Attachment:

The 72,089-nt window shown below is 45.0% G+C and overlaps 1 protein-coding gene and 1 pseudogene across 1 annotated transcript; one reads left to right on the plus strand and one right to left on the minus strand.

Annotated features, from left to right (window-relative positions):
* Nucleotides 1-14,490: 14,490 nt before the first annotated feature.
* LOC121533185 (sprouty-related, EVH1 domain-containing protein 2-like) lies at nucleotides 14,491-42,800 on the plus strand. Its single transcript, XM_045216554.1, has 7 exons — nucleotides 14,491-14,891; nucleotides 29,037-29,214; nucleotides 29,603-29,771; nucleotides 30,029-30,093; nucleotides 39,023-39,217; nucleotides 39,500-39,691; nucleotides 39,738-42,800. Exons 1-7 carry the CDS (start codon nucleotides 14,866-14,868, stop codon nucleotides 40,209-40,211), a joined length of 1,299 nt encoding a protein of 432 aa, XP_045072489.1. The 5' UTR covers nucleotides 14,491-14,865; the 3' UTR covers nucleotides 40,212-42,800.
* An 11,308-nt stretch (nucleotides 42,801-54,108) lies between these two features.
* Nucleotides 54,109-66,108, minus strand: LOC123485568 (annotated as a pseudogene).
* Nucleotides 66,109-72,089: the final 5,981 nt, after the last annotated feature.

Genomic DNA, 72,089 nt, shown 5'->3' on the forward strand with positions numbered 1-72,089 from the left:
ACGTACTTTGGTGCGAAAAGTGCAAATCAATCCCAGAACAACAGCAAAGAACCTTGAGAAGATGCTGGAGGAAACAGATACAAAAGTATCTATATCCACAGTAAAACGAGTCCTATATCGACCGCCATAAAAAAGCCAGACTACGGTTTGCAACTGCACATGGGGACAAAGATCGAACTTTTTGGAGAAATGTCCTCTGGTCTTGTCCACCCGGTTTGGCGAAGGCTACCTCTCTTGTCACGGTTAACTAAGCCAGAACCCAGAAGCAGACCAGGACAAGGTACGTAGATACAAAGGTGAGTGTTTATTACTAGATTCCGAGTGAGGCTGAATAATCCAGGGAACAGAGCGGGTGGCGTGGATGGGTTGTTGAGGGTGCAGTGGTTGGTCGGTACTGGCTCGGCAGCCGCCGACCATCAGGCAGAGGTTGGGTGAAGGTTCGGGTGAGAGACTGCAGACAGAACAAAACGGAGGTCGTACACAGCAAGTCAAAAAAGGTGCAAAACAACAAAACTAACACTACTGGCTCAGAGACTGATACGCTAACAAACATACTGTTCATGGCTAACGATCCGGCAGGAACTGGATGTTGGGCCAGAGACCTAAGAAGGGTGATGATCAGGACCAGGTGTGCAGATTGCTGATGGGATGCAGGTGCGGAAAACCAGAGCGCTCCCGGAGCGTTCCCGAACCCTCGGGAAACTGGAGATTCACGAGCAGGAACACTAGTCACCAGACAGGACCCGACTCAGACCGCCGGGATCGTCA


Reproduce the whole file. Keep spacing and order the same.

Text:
The 72,089-nt window shown below is 45.0% G+C and overlaps 1 protein-coding gene and 1 pseudogene across 1 annotated transcript; one reads left to right on the plus strand and one right to left on the minus strand.

Annotated features, from left to right (window-relative positions):
* Nucleotides 1-14,490: 14,490 nt before the first annotated feature.
* LOC121533185 (sprouty-related, EVH1 domain-containing protein 2-like) lies at nucleotides 14,491-42,800 on the plus strand. Its single transcript, XM_045216554.1, has 7 exons — nucleotides 14,491-14,891; nucleotides 29,037-29,214; nucleotides 29,603-29,771; nucleotides 30,029-30,093; nucleotides 39,023-39,217; nucleotides 39,500-39,691; nucleotides 39,738-42,800. Exons 1-7 carry the CDS (start codon nucleotides 14,866-14,868, stop codon nucleotides 40,209-40,211), a joined length of 1,299 nt encoding a protein of 432 aa, XP_045072489.1. The 5' UTR covers nucleotides 14,491-14,865; the 3' UTR covers nucleotides 40,212-42,800.
* An 11,308-nt stretch (nucleotides 42,801-54,108) lies between these two features.
* Nucleotides 54,109-66,108, minus strand: LOC123485568 (annotated as a pseudogene).
* Nucleotides 66,109-72,089: the final 5,981 nt, after the last annotated feature.

Genomic DNA, 72,089 nt, shown 5'->3' on the forward strand with positions numbered 1-72,089 from the left:
ACGTACTTTGGTGCGAAAAGTGCAAATCAATCCCAGAACAACAGCAAAGAACCTTGAGAAGATGCTGGAGGAAACAGATACAAAAGTATCTATATCCACAGTAAAACGAGTCCTATATCGACCGCCATAAAAAAGCCAGACTACGGTTTGCAACTGCACATGGGGACAAAGATCGAACTTTTTGGAGAAATGTCCTCTGGTCTTGTCCACCCGGTTTGGCGAAGGCTACCTCTCTTGTCACGGTTAACTAAGCCAGAACCCAGAAGCAGACCAGGACAAGGTACGTAGATACAAAGGTGAGTGTTTATTACTAGATTCCGAGTGAGGCTGAATAATCCAGGGAACAGAGCGGGTGGCGTGGATGGGTTGTTGAGGGTGCAGTGGTTGGTCGGTACTGGCTCGGCAGCCGCCGACCATCAGGCAGAGGTTGGGTGAAGGTTCGGGTGAGAGACTGCAGACAGAACAAAACGGAGGTCGTACACAGCAAGTCAAAAAAGGTGCAAAACAACAAAACTAACACTACTGGCTCAGAGACTGATACGCTAACAAACATACTGTTCATGGCTAACGATCCGGCAGGAACTGGATGTTGGGCCAGAGACCTAAGAAGGGTGATGATCAGGACCAGGTGTGCAGATTGCTGATGGGATGCAGGTGCGGAAAACCAGAGCGCTCCCGGAGCGTTCCCGAACCCTCGGGAAACTGGAGATTCACGAGCAGGAACACTAGTCACCAGACAGGACCCGACTCAGACCGCCGGGATCGTCA